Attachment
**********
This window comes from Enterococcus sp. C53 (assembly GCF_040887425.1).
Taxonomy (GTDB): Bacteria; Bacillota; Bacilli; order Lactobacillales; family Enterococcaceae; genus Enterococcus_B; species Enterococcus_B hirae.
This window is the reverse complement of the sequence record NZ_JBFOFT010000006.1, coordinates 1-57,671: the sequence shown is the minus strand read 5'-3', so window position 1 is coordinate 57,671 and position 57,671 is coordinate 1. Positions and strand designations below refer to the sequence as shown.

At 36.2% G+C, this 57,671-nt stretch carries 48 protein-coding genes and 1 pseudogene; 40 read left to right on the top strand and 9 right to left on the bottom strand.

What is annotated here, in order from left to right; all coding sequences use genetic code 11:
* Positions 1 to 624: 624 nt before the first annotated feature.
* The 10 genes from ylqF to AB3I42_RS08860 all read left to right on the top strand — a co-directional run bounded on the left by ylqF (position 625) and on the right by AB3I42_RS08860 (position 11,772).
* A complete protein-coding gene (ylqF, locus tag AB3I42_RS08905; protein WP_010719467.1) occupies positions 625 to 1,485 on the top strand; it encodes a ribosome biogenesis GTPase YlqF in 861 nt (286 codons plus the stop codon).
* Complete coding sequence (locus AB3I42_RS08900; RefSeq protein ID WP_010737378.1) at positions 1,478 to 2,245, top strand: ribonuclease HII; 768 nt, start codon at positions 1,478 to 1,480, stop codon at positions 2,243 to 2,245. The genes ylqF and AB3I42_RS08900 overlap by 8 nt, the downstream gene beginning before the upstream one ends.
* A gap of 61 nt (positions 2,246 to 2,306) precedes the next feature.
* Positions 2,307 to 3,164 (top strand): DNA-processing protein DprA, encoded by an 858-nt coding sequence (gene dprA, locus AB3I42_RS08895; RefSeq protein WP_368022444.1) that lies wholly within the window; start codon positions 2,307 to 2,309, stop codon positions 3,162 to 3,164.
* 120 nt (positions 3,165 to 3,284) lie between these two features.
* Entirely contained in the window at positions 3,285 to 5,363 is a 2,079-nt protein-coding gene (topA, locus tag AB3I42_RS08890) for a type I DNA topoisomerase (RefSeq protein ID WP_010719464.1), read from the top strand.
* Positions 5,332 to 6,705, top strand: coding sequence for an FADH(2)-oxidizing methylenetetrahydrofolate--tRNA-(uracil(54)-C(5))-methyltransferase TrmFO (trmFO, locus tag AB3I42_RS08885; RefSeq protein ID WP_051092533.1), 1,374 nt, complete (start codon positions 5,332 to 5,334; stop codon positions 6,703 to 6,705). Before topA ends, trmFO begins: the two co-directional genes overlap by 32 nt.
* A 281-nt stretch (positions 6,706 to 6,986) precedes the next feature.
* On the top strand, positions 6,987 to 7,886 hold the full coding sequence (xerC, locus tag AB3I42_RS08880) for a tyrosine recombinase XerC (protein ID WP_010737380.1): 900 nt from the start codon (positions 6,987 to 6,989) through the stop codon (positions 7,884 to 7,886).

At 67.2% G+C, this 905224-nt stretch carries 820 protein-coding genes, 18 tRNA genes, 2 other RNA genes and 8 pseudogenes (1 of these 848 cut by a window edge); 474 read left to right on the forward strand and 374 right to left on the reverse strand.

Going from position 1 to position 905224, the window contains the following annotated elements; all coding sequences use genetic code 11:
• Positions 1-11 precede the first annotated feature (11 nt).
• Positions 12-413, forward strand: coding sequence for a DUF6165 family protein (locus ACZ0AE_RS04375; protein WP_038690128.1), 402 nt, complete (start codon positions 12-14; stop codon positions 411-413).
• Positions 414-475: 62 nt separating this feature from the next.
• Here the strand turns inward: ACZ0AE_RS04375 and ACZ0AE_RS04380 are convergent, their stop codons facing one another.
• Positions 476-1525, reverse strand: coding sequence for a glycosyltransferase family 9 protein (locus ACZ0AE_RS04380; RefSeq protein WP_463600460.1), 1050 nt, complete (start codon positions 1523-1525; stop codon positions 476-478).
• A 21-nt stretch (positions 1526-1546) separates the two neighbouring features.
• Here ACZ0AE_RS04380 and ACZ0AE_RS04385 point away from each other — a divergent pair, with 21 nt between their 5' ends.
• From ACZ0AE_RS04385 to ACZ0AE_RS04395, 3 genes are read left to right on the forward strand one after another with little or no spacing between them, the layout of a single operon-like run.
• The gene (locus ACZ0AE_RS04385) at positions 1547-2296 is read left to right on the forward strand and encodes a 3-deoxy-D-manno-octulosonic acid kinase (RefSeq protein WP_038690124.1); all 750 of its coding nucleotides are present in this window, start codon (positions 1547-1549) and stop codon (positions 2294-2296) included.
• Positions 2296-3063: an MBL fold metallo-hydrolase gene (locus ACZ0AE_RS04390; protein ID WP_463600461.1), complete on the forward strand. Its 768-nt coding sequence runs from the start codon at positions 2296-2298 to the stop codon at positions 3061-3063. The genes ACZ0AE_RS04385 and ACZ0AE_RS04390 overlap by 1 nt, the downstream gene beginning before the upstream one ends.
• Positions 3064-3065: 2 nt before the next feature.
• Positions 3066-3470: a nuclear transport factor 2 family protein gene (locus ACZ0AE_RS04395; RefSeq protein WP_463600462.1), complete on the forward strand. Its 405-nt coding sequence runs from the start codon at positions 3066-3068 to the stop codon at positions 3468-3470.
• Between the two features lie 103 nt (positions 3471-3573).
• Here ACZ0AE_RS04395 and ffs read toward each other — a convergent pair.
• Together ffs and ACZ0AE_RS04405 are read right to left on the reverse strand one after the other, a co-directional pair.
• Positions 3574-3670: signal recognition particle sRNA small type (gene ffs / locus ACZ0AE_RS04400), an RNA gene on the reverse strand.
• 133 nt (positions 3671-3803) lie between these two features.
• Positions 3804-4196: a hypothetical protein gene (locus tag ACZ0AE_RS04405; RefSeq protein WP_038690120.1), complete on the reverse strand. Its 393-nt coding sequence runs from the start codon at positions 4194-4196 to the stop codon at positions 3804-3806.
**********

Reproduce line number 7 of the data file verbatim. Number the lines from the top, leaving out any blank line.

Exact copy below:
* The 10 genes from ylqF to AB3I42_RS08860 all read left to right on the top strand — a co-directional run bounded on the left by ylqF (position 625) and on the right by AB3I42_RS08860 (position 11,772).